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If you play those courses often, make your own.  By taking the time to do it, you will not only study the greens more, you will also make personal notes on break, speed and soft/hard spots.  Just a thought.

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It makes me wonder, if a golfer can't hit a straight putt, or the optimal speed, then would a green book really matter? Or knowing Aimpoint Express? 

For excellent golfers/putters it makes sense to have the best tools and especially when you are competing. But, the amateur golfer would probably benefit more from less option paralysis and more practice/time playing?

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It makes me wonder, if a golfer can't hit a straight putt, or the optimal speed, then would a green book really matter? Or knowing Aimpoint Express? 
For excellent golfers/putters it makes sense to have the best tools and especially when you are competing. But, the amateur golfer would probably benefit more from less option paralysis and more practice/time playing?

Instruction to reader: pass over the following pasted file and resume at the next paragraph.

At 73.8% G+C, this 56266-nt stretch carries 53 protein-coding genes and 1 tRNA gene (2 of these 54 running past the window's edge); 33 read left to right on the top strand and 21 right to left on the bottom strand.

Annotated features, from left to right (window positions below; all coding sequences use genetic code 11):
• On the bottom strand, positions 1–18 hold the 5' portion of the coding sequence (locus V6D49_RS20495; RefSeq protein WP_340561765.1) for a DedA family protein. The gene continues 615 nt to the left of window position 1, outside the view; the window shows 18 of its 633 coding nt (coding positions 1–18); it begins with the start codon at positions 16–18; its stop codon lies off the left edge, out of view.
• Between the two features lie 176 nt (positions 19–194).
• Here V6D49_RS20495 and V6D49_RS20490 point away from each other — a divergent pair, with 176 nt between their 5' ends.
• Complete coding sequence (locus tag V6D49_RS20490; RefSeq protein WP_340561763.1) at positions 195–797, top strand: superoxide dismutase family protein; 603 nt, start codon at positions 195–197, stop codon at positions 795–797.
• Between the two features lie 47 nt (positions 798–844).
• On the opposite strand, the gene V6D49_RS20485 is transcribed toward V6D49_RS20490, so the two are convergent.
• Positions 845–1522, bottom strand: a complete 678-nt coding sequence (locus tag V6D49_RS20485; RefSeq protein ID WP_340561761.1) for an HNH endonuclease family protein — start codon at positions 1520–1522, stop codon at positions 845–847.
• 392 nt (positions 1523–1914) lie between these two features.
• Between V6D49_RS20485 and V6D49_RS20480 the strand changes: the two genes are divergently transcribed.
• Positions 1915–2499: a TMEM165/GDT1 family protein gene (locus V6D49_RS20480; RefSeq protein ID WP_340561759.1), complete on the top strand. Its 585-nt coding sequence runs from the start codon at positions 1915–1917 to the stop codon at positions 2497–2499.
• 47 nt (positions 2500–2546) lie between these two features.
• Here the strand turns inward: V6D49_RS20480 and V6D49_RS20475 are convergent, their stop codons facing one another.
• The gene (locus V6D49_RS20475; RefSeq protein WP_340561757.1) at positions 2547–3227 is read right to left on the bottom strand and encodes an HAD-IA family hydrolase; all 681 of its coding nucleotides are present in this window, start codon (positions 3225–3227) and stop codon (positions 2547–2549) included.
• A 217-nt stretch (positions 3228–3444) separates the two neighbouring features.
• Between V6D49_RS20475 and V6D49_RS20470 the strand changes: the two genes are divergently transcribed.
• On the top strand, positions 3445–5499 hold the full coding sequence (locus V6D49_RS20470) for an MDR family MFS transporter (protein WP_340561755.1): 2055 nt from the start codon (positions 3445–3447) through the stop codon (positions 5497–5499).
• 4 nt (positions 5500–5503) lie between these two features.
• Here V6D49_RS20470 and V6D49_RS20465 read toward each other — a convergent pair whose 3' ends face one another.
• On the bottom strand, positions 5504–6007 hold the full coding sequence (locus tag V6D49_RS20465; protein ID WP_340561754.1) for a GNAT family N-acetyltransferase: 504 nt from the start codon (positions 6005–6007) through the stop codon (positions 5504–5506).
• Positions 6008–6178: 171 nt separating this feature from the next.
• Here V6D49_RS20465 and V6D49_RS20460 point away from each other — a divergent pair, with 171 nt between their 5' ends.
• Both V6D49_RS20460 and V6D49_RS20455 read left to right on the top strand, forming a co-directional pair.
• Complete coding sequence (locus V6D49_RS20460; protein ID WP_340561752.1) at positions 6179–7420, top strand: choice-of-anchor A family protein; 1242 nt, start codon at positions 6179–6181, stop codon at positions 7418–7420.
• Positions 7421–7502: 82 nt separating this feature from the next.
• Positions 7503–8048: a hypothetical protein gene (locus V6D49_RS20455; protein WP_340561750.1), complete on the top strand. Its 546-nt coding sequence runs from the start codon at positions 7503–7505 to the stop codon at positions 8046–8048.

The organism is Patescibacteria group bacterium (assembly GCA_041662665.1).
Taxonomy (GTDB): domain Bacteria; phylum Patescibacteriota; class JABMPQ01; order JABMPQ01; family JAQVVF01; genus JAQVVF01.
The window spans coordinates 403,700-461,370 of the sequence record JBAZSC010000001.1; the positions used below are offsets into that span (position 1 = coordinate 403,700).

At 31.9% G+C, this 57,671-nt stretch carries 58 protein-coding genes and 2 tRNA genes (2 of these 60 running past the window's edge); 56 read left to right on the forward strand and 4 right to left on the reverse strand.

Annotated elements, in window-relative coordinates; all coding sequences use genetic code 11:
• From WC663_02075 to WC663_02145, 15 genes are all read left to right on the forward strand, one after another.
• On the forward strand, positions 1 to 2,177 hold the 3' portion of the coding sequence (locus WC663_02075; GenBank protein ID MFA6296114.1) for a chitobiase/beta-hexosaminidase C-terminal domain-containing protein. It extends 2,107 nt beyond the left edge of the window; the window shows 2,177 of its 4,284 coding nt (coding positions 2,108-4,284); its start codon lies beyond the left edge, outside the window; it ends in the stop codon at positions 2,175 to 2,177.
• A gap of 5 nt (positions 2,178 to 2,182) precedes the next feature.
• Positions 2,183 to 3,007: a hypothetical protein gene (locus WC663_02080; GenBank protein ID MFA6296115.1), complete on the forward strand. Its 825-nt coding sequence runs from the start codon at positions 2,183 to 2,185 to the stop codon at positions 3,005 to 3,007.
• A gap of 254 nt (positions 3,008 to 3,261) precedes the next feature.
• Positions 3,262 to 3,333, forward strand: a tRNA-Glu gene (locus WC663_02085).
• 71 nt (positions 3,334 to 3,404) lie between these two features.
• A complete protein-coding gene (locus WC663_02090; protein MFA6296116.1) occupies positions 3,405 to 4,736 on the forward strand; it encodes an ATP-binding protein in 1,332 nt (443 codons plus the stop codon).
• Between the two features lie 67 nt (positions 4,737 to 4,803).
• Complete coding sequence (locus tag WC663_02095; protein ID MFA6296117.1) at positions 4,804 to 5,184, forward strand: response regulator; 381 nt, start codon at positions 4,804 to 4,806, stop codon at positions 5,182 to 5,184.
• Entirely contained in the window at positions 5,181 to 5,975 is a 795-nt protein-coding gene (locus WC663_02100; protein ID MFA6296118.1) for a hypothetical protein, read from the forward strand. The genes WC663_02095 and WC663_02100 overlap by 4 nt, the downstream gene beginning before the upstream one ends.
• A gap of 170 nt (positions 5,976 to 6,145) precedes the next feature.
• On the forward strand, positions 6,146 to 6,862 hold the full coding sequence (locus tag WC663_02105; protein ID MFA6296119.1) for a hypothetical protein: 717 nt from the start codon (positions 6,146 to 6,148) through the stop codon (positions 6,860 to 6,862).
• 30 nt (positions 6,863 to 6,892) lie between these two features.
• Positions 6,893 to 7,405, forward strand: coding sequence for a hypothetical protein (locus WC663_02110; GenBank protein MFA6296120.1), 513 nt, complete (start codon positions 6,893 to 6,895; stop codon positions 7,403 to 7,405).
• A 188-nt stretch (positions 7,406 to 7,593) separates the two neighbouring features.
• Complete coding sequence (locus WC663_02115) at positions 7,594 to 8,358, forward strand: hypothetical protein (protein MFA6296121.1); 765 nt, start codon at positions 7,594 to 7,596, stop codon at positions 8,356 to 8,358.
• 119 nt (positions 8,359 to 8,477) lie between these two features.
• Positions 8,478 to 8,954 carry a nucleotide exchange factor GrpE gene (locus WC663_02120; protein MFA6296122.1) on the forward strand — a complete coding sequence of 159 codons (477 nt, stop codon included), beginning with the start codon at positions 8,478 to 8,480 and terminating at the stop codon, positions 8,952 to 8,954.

Startline, pace, and green reading are all skills that need to be learned and practiced. You don’t need a putter to learn green reading; using a device like the perfect putter helps you check what you are seeing and understand/see that there are multiple reads for every putt. Stroke and face control are important when you are playing to help determine if you misread the putt or made a bad stroke.

Aimpoint express is just another technique/tool that a player can use and it can benefit any player as it helps to validate what you are seeing.

Lots of individual pieces that can be done in multiple orders.
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1 hour ago, ballplayer002003 said:

If you play those courses often, make your own.  By taking the time to do it, you will not only study the greens more, you will also make personal notes on break, speed and soft/hard spots.  Just a thought.